To me, roast chicken is one of those perfect foods – the flavor is gorgeous on its own, with just a little seasoning.  But, since the meat is so lovely and mild, you can flavor the bird almost any way imaginable — Indian, Mexican, Italian, French — you’re really only limited by your imagination. 

And, for the investment of about 15 minutes of prep time on Saturday or Sunday morning, you can have sandwich or salad meat for the week, or meat for a pasta dish one night and tacos the next.  Roasting a chicken is the ultimate in multi-tasking meals – pop it in the oven and maybe baste it once or twice over the course of the cooking time – it doesn’t require loads of attention, so it’s the perfect thing to make when you’ve got other things to do!

Red’s Roast Chicken for the Week

  • 4 carrots, trimmed and cut into 1″ pieces on the diagonal
  • 4 celery sticks, trimmed and cut in half width-wise
  • 1 large onion (or 2 medium), trimmed, peeled and cut into 1/2″ rings
  • 4-5 cloves garlic, whole unpeeled
  • drizzle olive oil
  • 1 cup white wine
  • 1 cup chicken or vegetable broth
  • water, if needed
  • salt and pepper
  • (Optional) – lemon, quartered lenghwise, 2 sprigs rosemary, sage, peeled garlic, etc
  • 1 medium-ish chicken (about 3 or 4 lbs)

Preheat the oven to 325.  Rather than using a roasting rack, you’re going to set your chicken on top of the vegetables, so take a roasting pan about 4″ deep and big enough for the chicken (but not too big) and line the bottom of it with your onion, carrots, celery and garlic.  Set your chicken on top – if you’d like to give it a little extra flavor, feel free to stuff it with your quartered lemon, various herbs, whatever you like.  If you don’t want to stuff it, that’s okay, too – season the cavity with salt and pepper.  Drizzle the olive oil on top of the chicken and rub it into the skin, then sprinkle liberally with salt and pepper.  Lastly, pour the white wine and stock into the bottom of the roasting pan – it should just touch the base of the bird.  If it doesn’t, add water until it reaches that point.  Roast for about 1 hour, 45 minutes, basting every 30 -40 minutes, until the chicken reaches a temperature of 160 on an instant-read thermometer.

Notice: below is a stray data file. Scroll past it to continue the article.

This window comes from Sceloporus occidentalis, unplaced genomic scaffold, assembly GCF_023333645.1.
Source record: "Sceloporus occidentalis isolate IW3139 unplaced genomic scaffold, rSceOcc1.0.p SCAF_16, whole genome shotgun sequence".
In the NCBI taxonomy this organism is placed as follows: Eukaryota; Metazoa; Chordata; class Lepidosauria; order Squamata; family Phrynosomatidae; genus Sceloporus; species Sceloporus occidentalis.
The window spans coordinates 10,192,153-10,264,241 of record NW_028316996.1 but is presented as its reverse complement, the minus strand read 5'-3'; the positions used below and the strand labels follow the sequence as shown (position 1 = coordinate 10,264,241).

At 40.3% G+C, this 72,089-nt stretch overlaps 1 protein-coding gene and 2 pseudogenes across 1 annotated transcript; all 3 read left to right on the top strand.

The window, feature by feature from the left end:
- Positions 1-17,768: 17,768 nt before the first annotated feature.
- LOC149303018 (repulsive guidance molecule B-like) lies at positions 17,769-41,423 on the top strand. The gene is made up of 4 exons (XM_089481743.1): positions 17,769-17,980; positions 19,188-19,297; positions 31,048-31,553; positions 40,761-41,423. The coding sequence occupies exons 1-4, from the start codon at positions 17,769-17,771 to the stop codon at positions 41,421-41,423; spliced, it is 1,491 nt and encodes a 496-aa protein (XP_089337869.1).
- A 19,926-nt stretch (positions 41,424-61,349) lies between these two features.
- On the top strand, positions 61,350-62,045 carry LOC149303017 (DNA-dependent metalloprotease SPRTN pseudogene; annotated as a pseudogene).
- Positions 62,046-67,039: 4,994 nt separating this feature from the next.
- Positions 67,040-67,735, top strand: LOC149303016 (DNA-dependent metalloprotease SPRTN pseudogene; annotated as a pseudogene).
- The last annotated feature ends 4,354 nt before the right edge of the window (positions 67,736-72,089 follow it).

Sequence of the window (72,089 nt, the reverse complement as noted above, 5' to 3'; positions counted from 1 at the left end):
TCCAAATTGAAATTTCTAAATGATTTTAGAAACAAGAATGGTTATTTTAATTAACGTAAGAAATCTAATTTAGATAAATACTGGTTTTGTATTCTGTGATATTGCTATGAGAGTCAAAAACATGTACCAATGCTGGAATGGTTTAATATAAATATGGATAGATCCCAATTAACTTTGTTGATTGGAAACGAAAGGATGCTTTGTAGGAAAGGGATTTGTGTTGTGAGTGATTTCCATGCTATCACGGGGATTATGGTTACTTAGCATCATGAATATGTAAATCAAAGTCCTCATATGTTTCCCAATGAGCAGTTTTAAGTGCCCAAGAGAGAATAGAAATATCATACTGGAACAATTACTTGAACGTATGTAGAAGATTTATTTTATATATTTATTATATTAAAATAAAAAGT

If you’re not eating the bird right away, but plan to use it for other meals during the week, here’s my favorite thing to do:  once you’ve drained all the liquid from the inside of the bird into the roasting tin, let the bird rest breast-down on the plate so that, as the juices settle, they’ll drain from the backbone and thighs into the breast, keeping it nice and moist.  Tent the bird and let her rest at least 30 minutes or until cool enough to handle, then denude her and put the meat into a zippy bag for later in the week.

And now, a lagniappe … the liquid in the bottom of that roasting pan is flavored with the vegetables, the chicken, the white wine and the broth … baby, you’re 95% of the way to gravy, all you need is a little heat and thickener.  So, those nights when you want to pan-fry a chicken breast and serve it with some mashed potatoes and green beans, how nice would it be to have a little homemade gravy on stand-by???  All you need to do is strain the liquid into a bowl or measuring cup and let it sit to get all that yummy goodness to drain while the chicken is cooling.  Once it’s to room temperature, cover with plastic wrap and pop it in the fridge for a day so that the fat will solidify (it’s sooooo much easier to skim the fat this way!), pour it into a sandwich-size zippy bag, and store it in the freezer.  Make sure you label it well! 

When you’re ready to use it, you can either make a roux of a tablespoon of butter and a heaping tablespoon of flour (or so) or thicken it with corn starch.  To make a roux, melt the butter in a saucepan over medium heat, then add the flour and stir until it’s thick, smooth and starting to color.  Slowly add the liquid from the chicken, mixing in a little at a time, then raise the heat, bringing it to a boil.  Taste for seasoning and serve!  An easier and faster method is to simply pour the liquid into a pan and bring to a simmer, remove 3 or 4 tablespoons into a small bowl and mix with a heaping  tablespoon of corn starch, mixing to remove the lumps, then pour back into the pan, bring to the boil and stir until thick.